Property – creditor of discharged bankrupt has standing to bring section 79A application

family law casenotes

In Valder & Saklani [2021] FamCAFC 142 (6 August 2021), the Full Court (Ryan, Aldridge & Watts JJ) allowed an appeal from a decision of Rees J dismissing an application by a creditor to set aside consent orders.

The history included proceedings before the High Court, and the husband owing the creditor $594,028.25, plus costs of over $250,000.

The husband and wife entered into consent orders, pursuant to which the husband transferred his interest in a real property to the wife. The husband then declared himself bankrupt. The creditor obtained leave from the Federal Court of Australia (pursuant to s58(3)(b) of the Bankruptcy Act) to issue a s79A application in the Family Court.

The Full Court said (from [19]):

“A discharge from bankruptcy operates to release the bankrupt ‘from all debts … provable in the bankruptcy’ as per s153(1) of the Bankruptcy Act.

[20] … [T]he Bankruptcy Act continues to refer to the person who … has a right to prove as a creditor. The Bankruptcy Act goes on to provide such creditors … with various rights … which continue after any discharge of the bankrupt …


[21] … [T]he bankrupt being discharged from … bankruptcy, does not mean that … creditors cease to be ‘creditor’ for all purposes (…)

[29] … [When] the appellant commenced … proceedings … she was entitled to do so. … As well as being ‘a person affected by an order’ for the purposes of s79A(1), [she] is also a ‘party’, a ‘creditor’ and a ‘person whose interests would be affected by the making of the instrument or disposition’ for the purposes of s106B(4AA)(a), (b) and (c) of the Act. (…)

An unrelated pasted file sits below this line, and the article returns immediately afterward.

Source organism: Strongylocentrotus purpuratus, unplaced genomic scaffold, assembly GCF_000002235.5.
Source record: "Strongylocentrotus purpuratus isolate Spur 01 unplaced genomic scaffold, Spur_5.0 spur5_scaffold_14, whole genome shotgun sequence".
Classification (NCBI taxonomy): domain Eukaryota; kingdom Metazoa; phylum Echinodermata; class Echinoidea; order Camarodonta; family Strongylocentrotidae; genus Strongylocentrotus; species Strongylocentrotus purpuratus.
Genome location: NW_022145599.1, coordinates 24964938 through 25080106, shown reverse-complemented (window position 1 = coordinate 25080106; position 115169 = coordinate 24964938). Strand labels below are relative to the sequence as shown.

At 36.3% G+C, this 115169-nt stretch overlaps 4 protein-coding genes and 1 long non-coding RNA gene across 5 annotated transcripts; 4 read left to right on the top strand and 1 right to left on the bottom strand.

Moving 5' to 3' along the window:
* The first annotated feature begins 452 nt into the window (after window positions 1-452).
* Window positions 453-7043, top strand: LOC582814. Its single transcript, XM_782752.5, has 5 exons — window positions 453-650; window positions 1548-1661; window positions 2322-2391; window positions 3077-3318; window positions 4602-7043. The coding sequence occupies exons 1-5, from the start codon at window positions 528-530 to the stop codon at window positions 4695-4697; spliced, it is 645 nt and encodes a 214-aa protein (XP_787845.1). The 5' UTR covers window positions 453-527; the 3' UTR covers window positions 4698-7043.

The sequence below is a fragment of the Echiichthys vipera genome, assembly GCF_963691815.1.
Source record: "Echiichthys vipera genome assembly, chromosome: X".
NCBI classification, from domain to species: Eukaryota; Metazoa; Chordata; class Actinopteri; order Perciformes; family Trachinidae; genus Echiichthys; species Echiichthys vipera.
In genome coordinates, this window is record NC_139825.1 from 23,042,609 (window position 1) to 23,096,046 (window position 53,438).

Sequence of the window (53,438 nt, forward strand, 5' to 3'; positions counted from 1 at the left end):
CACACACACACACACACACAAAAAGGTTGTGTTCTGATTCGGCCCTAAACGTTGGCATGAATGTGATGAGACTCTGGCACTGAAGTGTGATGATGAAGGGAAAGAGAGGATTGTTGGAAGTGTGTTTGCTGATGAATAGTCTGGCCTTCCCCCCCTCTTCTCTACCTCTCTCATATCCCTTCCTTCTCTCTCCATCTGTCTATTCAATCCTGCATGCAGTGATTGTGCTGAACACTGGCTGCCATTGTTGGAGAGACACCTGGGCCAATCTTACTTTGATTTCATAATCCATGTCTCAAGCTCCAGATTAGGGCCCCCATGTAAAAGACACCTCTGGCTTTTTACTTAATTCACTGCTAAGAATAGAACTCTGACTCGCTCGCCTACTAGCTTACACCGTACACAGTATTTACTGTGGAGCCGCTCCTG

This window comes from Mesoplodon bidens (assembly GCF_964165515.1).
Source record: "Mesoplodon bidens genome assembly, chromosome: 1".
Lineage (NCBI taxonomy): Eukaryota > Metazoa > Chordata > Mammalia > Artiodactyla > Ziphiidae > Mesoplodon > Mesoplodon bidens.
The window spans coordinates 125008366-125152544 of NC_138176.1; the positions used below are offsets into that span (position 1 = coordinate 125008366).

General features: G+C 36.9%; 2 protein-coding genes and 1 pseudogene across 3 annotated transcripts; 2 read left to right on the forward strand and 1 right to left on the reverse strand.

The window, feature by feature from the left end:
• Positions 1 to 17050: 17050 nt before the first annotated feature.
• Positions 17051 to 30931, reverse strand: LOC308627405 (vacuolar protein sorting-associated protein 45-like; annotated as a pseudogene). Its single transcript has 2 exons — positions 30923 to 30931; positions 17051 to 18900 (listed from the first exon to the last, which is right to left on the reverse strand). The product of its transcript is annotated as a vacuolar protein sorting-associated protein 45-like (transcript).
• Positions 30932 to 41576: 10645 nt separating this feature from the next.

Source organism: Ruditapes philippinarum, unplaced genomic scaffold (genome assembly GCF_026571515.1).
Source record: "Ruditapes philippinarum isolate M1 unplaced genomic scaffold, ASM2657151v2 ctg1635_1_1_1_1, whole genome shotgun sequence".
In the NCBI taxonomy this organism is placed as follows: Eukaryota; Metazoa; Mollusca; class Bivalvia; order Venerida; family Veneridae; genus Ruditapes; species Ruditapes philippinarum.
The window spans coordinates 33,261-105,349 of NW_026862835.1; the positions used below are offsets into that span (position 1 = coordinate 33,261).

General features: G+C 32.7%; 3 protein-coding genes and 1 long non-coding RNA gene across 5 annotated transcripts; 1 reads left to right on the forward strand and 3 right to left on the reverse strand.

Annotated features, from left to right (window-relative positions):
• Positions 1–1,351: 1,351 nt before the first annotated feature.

[47] … If it was found that the consent orders had been entered into with the intention of defeating creditors, we do not see why an appropriate variation … could not see the provision for the payment of those creditors … The court would be astute to make orders to overcome fraud on it (…)”

Craig Nicol and Keleigh Robinson are co-editors of The Family Law Book. Both are accredited specialists in family law (Queensland and Victoria, respectively). The Family Law Book is a one-volume loose-leaf and online family law service (

Share this article

Leave a Reply

Your email address will not be published. Required fields are marked *

Search by keyword